• Wed. Nov 29th, 2023

Health Administration

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OSHA Urges Employers to Protect Workers from Wildfire Smoke

On June 9, the Occupational Safety and Health Administration (OSHA) urged employers to protect outdoor workers from the hazards of poor air quality.

“Wildfire smoke exposure can create major health hazards for outdoor workers. These hazards can be reduced with knowledge, safe work practices, and appropriate personal protective equipment,” Doug Parker, assistant secretary of labor for occupational safety and health, said in an agency statement. “I urge all employers to have plans and preparations in place to protect workers by preventing or minimizing exposure to hazardous air quality.”

Although OSHA has no federal standard for wildfire smoke exposure, it directed employers to OSHA and National Institute for Occupational Safety and Health Web resources.

OSHA suggested employers implement protective measures to reduce smoke exposure for outdoor workers that include:

  • Frequent monitoring of air quality conditions using a source such as the Environmental Protection Agency’s (EPA) AirNow;
  • Relocating or rescheduling work tasks to smoke-free areas;
  • Reducing levels of physical activity, especially strenuous and heavy work;
  • Requiring and encouraging workers to take breaks in smoke-free places when possible; and
  • When possible, making accommodations for employees to work inside with proper heating, ventilation, and air conditioning (HVAC) systems and high-efficiency air filters.

The agency pointed out that the most significant hazard from wildfire smoke is exposure to particulate matter, particles of partially burned material less than 2.5 micrometers in diameter (PM2.5) that can enter the lungs and the bloodstream, leading to serious health problems such as lung, heart, and kidney disease.

According to OSHA, workers exposed to air contaminated by wildfire smoke may experience eye and respiratory tract irritation and heat stress and may suffer from exposure to other respiratory hazards caused by hazardous substances like heavy metals entering the atmosphere.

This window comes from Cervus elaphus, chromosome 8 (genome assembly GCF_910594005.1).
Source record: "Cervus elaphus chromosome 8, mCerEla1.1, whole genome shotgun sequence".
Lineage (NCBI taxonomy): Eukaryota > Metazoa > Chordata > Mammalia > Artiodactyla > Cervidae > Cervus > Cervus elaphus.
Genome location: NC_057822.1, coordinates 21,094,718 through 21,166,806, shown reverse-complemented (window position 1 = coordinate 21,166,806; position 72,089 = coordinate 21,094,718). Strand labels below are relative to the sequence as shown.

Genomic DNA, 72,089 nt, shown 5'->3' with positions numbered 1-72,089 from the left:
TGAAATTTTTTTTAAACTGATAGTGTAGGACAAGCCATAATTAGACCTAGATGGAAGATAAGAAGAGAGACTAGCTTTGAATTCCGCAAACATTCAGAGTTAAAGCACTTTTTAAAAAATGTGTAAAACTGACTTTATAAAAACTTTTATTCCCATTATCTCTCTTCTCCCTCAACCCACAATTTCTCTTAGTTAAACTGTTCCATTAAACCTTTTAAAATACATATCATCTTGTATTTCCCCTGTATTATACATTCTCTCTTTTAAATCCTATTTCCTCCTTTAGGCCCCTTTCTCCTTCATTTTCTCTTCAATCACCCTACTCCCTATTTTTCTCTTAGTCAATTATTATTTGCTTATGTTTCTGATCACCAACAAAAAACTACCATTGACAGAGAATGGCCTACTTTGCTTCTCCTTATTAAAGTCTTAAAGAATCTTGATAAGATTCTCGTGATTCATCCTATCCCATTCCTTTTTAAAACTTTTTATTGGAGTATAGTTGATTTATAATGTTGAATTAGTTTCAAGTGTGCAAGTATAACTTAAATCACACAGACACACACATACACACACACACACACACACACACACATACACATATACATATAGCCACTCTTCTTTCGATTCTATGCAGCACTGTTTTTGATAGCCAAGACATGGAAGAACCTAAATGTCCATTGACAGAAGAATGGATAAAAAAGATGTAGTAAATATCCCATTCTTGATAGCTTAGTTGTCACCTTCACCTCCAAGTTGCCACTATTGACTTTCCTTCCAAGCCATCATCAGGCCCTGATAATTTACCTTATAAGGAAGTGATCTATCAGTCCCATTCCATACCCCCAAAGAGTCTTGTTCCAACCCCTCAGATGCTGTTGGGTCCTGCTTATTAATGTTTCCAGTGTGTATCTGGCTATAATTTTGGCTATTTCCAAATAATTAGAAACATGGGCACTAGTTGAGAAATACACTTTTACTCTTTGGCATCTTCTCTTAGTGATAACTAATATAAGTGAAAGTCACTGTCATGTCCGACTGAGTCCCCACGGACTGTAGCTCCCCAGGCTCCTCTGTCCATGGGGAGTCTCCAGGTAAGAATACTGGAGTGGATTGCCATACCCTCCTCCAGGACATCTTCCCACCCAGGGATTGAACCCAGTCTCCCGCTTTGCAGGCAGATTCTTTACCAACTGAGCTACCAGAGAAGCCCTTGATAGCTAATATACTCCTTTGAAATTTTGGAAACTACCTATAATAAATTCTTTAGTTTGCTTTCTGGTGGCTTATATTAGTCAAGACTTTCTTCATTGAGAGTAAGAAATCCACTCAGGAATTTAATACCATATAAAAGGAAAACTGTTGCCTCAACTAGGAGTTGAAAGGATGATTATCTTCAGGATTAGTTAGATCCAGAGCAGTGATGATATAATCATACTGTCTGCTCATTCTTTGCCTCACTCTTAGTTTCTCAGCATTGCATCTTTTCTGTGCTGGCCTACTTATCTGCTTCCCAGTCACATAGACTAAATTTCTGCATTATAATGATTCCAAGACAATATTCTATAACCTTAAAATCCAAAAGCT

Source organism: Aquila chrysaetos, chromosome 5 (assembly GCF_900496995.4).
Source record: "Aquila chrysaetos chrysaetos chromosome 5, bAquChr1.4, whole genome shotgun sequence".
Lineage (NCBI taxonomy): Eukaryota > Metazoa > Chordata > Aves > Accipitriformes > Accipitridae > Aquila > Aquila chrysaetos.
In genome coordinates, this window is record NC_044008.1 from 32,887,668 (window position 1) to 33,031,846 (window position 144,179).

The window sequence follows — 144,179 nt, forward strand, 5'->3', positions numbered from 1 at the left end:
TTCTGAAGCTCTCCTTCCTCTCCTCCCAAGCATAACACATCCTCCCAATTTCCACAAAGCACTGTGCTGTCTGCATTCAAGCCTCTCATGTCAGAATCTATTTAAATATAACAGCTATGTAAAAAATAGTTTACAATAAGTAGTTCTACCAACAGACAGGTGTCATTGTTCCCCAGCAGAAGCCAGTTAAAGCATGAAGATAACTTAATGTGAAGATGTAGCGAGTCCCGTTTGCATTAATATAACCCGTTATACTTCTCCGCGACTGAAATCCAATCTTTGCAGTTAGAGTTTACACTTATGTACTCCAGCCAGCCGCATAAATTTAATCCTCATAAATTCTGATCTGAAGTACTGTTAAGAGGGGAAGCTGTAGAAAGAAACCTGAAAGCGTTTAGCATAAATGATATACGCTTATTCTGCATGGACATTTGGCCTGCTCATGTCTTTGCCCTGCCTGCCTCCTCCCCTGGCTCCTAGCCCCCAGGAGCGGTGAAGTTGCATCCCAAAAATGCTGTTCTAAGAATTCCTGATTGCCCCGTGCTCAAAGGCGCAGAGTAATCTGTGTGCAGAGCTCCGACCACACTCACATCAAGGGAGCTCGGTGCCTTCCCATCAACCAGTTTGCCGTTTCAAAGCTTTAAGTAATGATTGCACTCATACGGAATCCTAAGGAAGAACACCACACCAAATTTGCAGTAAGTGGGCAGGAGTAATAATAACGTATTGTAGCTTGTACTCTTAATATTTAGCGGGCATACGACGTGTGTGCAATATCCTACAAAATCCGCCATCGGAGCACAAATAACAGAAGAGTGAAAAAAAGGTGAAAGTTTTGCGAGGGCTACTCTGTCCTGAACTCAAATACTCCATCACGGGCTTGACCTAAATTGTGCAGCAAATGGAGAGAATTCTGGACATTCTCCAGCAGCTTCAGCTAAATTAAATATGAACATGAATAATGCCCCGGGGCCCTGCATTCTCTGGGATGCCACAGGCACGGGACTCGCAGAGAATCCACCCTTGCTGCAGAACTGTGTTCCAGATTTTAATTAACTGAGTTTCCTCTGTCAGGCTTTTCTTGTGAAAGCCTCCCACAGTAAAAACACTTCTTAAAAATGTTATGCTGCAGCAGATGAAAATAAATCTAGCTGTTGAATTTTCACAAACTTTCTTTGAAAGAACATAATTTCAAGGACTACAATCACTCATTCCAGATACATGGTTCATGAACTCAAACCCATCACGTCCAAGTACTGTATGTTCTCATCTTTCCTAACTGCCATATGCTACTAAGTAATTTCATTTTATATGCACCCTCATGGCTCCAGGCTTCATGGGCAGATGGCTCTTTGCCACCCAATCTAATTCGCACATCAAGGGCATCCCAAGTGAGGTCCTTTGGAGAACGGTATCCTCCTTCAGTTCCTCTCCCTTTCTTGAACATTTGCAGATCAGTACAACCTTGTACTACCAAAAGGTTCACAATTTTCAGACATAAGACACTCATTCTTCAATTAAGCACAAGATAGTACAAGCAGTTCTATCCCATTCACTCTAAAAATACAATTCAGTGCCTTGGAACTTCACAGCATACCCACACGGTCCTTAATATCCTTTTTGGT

California and Oregon have state wildfire smoke standards, and Washington has a proposed standard.

Under California’s standard, employers must take action to protect employees when the Air Quality Index (AQI) for PM2.5 is 151 or greater. Steps required under the standard include modifying the workplace or work procedures to reduce wildfire smoke exposures and providing respiratory protection—N95, N99, N100, R95, P95, P99, or P100 respirators—for voluntary use. If the AQI for PM2.5 exceeds 500 due to wildfire smoke, respirator use is required. Employers must ensure employees use respirators and comply with the state’s respiratory protection program standard, including requirements for medical evaluation, fit testing, and training.

The Oregon Occupational Safety and Health Division (Oregon OSHA) adopted a wildfire smoke standard last year, and it applies when the ambient air concentration for PM2.5 is at or above 35.5 micrograms per cubic meter (μg/m3) (an AQI value of 101 for PM2.5).

Under the Oregon standard, employers must implement engineering and administrative controls to reduce exposures and provide filtering facepiece respirators (FFRs) at no cost to employees. Respirator use is required when the AQI for PM2.5 is 501 or higher.

Washington established an emergency wildfire smoke standard last year and issued a proposal this spring for a permanent standard. The proposed standard would require Washington employers to establish a response plan and provide training and respiratory protection.


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